As PVC is a major thermoplastic membrane on the market, there is also TPO (Thermo Plastic Olefin). Although these two are both widely used, TPO has many problems and shortcomings in comparison to PVC. PVC is a thermoplastic membrane utilizing a reinforcement scrim between the two plies of equal thickness (IB Roof only). The top ply contains Cool Roof pigments, UV stabilizers, and other components to extend the life of the membrane. The bottom ply contains PVC ingredients to provide consistent weld of top and bottom plies and fillers. TPO is also a thermoplastic membrane utilizing a reinforcement scrim between the two plies, yet 35% thickness for the top and 65 % thickness for the bottom ply. The top ply, like PVC, also contains Cool Roof pigments, UV stabilizers, and other components to extend the life of the membrane. The bottom ply contains TPO ingredients to provide consistent weld of top and bottom plies and fillers. Note that the top ply is about half the thickness of the bottom ply, yet the top ply is the one that makes the roof long lasting. IB’s PVC has an equal thickness of top/bottom ply.
TPO roof systems are under continuous development by numerous manufacturers, who constantly change the TPO formulation to achieve the lowest cost with “acceptable” performance. While it is understandable that business always look to save money and to reduce costs, these constant TPO development processes are being conducted, often at the expense of the roof owner. A TPO roof from the same manufacturer will most likely NOT be the same as the one produced few years before or after. Also the quality of different batches of TPO membranes may be questionable, as some TPO producers release the product to the end user without getting the UL (Underwriters Laboratories) and similar approvals/certification, as the formulation changes too often (Leo 2).
The TPO resin is compounded with other components, including a weathering package, fire retardants and pigments to create a product that can withstand the elements associated with rooftop exposure. TPO itself is not fire resistant and requires the addition of fire retardants to obtain a fire rating. The ratios of weathering material and fire retardants are still inconsistent from manufacturer to manufacturer (Warseck).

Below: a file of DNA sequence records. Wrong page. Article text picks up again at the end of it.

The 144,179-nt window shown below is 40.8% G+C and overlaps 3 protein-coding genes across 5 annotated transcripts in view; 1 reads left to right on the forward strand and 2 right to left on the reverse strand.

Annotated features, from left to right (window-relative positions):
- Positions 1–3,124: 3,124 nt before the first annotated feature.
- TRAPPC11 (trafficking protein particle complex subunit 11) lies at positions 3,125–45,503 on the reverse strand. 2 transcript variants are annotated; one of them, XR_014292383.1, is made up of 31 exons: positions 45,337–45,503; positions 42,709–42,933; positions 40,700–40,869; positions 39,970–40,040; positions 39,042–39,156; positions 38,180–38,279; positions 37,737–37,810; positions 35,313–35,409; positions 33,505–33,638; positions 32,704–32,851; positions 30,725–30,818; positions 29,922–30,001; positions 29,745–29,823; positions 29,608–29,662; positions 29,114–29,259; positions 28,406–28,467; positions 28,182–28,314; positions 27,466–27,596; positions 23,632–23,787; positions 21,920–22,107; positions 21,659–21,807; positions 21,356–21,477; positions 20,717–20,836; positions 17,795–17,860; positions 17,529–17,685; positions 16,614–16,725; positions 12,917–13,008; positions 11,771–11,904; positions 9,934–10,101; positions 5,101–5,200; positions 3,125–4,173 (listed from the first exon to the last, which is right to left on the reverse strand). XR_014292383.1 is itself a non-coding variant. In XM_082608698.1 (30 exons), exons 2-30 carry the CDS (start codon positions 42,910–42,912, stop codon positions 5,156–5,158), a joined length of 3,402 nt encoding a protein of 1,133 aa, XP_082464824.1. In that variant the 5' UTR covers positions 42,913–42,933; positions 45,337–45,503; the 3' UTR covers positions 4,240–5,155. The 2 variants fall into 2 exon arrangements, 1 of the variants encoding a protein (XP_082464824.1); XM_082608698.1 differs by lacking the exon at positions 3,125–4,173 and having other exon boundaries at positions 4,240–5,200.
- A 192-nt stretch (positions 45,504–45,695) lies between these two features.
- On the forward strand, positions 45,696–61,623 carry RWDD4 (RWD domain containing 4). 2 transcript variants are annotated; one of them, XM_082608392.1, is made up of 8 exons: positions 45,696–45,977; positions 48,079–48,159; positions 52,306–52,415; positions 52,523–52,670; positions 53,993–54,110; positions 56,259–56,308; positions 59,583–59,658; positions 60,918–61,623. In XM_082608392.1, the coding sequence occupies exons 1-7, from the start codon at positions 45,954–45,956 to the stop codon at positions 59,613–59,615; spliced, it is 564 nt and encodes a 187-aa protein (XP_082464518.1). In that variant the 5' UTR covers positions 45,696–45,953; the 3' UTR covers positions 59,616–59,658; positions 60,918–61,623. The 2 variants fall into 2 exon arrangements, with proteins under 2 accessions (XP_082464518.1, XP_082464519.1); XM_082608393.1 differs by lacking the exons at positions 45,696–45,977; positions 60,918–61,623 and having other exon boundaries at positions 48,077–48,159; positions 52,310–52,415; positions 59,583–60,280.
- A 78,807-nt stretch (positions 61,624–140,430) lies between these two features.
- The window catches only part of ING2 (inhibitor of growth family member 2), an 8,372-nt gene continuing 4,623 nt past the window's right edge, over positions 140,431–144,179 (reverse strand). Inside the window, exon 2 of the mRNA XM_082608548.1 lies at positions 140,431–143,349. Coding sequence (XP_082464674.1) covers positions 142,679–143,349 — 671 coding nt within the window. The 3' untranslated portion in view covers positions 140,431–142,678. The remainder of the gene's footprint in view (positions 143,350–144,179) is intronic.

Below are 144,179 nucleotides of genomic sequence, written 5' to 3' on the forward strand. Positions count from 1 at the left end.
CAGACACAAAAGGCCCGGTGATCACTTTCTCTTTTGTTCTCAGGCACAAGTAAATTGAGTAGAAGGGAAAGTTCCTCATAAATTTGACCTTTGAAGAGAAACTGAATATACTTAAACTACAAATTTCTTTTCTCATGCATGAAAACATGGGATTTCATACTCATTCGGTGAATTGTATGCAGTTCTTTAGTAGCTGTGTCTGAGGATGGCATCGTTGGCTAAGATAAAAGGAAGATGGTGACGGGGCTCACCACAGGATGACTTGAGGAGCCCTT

PVC single play flat roofing is by far the best choice for any type of flat roof. The main advantage of PVC membrane is that the seams are hot air welded creating a physical bond between the sheets that is stronger than the membrane itself. Such a seam is a permanent seal, ensuring that there will be no leaks even if you have puddles of pooling water on the roof (Leo 2).
So what makes PVC the best single-ply roofing membrane? PVC is a low cost, high performance membrane, which can withstand up to 30 years of all weather conditions. Not only can it stand up against the elements, it is also the best choice for supporting a rooftop garden, with it being able to stand against strong root systems and the constant pooling of moisture. PVC’s white face even reflects UV rays allowing the building to stay cooler easier, with the use of less energy, thus reducing carbon impact. If an accident might occur and the membrane would need repair, it doesn’t cure, meaning that the material is still weld-able making it only a little patch job to fix the problem. PVC is also naturally fire resistant. Another great aspect of PVC is that it has a thicker topcoat than it’s counterparts, making it much stronger for harsh weather conditions and giving it a much longer lifespan. Once it has exceeded those 30 years, it is then recycled to be used once more, keeping the environment and all of its inhabitants as safe as possible.
Leo. Flat Roof & Metal Roofing MA. IB Flat Roof Systems, 15 June 2009. Web. 6 Jan. 2011. .
Leo (2). “Single-Ply Flat Roofing Membranes – PVC, TPO & EPDM Rubber Roofs.” Flat Roof & Metal Roofing MA. IB Roof Systems, 15 June 2009. Web. 13 Jan. 2011. .
“Rooftop Gardens.” IB Roof Systems. N.p., 2005. Web. 13 Jan. 2011. .
Stanley, Shawn D. “Reclamation.” IB Roof Systems. N.p., 2005. Web. 11 Jan. 2011. .
Green Peace International. “The Poison Plastic.” N.p., 2 June 2003. Web. 11 Jan. 2011. .